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Dave Snowden; Life, work, rugby (June 2011)

(June 01, 2011)

Being but men, we walked into the trees

(Dylan Thomas, Being but Men)


I still remember the first time I ever watched a game of rugby. It was the Barbarians against Penarth on a Good Friday, back in the 60s. So it's fitting, somehow, that my last match in this most disappointing of years for Welsh Rugby was the BaBas match. These days, it's an international fixture, and Penarth is just a feeder club for Cardiff Blues. For me it was part of a three day solo trip that included the HowTheLightGetsIn festival of philosophy and music at Hay-on-Wye and a two night stay at the delightfully hospitable Penrhadw Farm in Pontsticill, which marks a border between the industrial landscape of the Valleys and the delights of the Brecon Beacons. The Male Voice Choir, which completed the festival on Sunday, had also been part of the massed choirs assembled under Glanmor’s Gap in the Millennium Stadium the previous day.


Snowded June 1 (2)

Massed choirs at the Millennium Stadium's Glanmor’s Gap


The fact that rugby has been a working class sport in Wales - in contrast to the other home nations where historically it was upper/middle class - has made it a distinctive part of our culture and national identity. However, this is changing; both in issues of cost and also in the way we treat the players. To understand this we only have to look at the Henson saga, or 'the story of Our Gav.' It's almost a Cinderella story. The son of a slater demonstrates a prodigious talent, the only Welshman to be awarded IRB Young Player of the Year. An outstanding fly half who should have been, had there been any justice in the world, a leading member of the squad in the Australian World Cup. Mind you, Shane Williams was only added to that as an after-thought, as it didn’t fit the over-coached stereotype of those days. My son's first international was the match against Ireland at Landsdowne Road, which got Graham Henry the boot. Fortunately, his first full set of internationals was the first Grand Slam of this century, so he recovered; remember Henson Hill in Cardiff on the day of the final match?[Sure do. That's where I watched it, Ed] Henson then publishes a book which offends the middle class establishment and Saint Brian (O’Driscoll) in particular. Many things are done on the pitch, but gentlemen don’t talk about them. Engagement to a star, and the whole media circus then pick up an ordinary bloke in a whirlwind of rumour, innuendo and drama which may have destroyed a career. At the heart of it we have a rugby player whose great gift is to create space for people around him, to speak as he finds and in many ways is an innocent abroad in an all too cynical age. Years ago he would have been looked after, had a secure job found for his retirement and any indiscretions overlooked, in a less media focused world. I know I am getting old when I start to romanticise about the past, but we have lost a focus on rugby in favour of the cult of the individual.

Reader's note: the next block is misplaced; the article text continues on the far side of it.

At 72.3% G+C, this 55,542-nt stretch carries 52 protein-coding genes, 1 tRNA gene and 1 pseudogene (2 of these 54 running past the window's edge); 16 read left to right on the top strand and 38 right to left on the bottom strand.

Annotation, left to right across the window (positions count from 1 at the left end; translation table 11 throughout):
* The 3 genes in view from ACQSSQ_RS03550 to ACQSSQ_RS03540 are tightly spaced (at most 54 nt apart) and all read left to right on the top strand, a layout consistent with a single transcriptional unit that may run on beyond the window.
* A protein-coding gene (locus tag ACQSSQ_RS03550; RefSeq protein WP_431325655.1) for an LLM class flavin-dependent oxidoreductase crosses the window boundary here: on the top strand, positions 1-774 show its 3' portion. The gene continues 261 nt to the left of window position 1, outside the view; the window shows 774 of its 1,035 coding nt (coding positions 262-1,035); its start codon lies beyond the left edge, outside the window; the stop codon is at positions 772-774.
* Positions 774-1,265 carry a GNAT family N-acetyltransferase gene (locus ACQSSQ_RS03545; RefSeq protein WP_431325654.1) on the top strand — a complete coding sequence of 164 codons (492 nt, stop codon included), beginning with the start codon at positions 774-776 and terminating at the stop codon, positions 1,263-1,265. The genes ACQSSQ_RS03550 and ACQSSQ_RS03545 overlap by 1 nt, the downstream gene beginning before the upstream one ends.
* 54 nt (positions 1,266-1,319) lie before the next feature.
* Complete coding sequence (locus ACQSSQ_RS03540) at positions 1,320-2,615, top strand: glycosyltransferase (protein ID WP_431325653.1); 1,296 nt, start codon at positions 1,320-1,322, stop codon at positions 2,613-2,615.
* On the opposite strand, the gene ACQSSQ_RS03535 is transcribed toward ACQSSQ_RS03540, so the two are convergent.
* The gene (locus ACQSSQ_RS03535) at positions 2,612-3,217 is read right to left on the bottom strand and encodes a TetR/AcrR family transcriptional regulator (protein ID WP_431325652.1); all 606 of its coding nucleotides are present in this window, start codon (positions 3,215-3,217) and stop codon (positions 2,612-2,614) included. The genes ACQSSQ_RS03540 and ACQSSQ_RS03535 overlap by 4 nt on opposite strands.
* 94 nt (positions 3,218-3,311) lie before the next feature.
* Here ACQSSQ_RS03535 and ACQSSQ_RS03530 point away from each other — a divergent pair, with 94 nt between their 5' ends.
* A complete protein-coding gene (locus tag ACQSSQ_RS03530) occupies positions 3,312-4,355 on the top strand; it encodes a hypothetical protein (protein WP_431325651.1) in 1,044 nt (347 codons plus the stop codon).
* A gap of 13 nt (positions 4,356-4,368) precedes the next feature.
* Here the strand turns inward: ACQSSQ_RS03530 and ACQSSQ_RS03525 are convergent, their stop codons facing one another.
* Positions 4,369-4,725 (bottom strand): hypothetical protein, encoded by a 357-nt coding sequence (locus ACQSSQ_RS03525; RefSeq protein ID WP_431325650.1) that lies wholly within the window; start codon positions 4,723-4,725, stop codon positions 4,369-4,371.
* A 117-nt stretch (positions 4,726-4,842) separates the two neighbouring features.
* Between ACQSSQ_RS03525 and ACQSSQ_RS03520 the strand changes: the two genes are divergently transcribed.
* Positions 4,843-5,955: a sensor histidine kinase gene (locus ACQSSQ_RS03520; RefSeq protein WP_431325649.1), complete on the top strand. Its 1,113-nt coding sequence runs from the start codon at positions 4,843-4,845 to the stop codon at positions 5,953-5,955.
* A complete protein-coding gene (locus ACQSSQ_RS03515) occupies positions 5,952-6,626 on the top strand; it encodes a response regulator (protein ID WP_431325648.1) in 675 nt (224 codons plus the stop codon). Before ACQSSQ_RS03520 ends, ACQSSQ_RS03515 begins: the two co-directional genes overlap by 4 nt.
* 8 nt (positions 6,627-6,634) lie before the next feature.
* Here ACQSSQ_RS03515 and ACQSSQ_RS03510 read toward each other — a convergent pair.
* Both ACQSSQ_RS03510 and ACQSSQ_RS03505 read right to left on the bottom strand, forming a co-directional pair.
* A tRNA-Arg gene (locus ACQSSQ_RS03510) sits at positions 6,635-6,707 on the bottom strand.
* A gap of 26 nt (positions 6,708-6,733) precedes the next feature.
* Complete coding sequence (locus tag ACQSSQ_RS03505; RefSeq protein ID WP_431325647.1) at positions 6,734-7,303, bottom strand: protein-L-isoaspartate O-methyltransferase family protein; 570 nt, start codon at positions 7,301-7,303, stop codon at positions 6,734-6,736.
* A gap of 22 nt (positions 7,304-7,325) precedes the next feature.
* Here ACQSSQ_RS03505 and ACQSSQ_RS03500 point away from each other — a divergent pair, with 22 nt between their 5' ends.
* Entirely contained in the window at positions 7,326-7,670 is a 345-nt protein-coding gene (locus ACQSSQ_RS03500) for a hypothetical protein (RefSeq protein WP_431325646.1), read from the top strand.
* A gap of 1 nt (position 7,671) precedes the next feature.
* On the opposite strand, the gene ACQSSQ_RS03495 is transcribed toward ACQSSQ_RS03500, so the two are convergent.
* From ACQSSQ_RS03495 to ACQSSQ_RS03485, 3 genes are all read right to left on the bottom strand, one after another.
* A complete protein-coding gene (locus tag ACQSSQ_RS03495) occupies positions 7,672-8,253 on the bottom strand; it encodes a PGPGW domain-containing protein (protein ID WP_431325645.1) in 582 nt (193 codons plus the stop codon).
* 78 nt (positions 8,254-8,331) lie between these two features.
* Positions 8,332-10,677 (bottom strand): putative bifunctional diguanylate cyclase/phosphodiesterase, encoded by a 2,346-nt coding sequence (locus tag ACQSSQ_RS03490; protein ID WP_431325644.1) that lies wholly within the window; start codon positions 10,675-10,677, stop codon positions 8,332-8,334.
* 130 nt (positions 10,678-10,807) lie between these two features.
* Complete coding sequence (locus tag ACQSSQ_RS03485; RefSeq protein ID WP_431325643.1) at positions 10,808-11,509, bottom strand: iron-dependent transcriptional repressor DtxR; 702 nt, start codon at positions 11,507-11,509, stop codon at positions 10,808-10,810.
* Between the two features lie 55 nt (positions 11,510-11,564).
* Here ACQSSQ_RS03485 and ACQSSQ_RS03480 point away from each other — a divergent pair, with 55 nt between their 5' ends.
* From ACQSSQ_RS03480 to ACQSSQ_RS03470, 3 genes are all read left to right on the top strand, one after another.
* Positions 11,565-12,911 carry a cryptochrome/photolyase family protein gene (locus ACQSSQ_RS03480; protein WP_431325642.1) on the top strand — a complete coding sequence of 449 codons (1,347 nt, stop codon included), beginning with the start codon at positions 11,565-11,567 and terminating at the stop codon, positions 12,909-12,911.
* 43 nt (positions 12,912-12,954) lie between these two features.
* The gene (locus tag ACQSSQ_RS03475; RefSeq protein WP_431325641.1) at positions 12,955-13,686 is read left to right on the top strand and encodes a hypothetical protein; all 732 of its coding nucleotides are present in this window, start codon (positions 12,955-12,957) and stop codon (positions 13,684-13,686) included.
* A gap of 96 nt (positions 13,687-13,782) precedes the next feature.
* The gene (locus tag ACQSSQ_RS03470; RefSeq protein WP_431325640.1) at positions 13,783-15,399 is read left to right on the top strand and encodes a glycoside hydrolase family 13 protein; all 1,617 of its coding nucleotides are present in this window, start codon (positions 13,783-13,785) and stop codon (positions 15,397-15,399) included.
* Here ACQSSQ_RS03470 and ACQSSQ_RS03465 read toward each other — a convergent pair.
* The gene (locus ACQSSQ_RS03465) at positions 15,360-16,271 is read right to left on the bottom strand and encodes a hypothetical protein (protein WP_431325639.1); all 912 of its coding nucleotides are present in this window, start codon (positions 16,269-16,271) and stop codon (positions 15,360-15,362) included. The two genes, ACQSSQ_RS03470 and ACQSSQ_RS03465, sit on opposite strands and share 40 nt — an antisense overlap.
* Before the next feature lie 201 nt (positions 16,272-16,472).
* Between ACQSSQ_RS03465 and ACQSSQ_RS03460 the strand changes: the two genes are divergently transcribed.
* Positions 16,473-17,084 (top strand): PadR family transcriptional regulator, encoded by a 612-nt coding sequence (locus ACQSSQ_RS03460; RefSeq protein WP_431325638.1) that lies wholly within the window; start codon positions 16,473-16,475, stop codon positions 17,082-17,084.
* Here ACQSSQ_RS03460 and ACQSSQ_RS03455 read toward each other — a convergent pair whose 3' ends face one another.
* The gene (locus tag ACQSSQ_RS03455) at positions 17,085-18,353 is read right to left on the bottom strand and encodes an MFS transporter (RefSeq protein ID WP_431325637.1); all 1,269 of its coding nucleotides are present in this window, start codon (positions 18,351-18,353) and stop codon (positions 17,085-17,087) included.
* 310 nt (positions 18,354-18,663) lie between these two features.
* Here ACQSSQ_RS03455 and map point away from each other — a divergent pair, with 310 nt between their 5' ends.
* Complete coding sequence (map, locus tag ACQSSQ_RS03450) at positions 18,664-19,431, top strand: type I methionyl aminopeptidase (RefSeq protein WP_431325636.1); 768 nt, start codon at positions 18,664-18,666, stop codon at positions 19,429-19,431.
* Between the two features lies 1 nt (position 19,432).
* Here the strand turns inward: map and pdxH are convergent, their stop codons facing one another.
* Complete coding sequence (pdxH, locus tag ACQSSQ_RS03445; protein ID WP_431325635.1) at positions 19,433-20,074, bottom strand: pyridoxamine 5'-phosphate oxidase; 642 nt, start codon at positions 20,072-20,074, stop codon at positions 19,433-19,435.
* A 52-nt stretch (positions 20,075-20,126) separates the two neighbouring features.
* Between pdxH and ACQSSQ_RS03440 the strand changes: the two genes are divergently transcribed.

Snowded June 4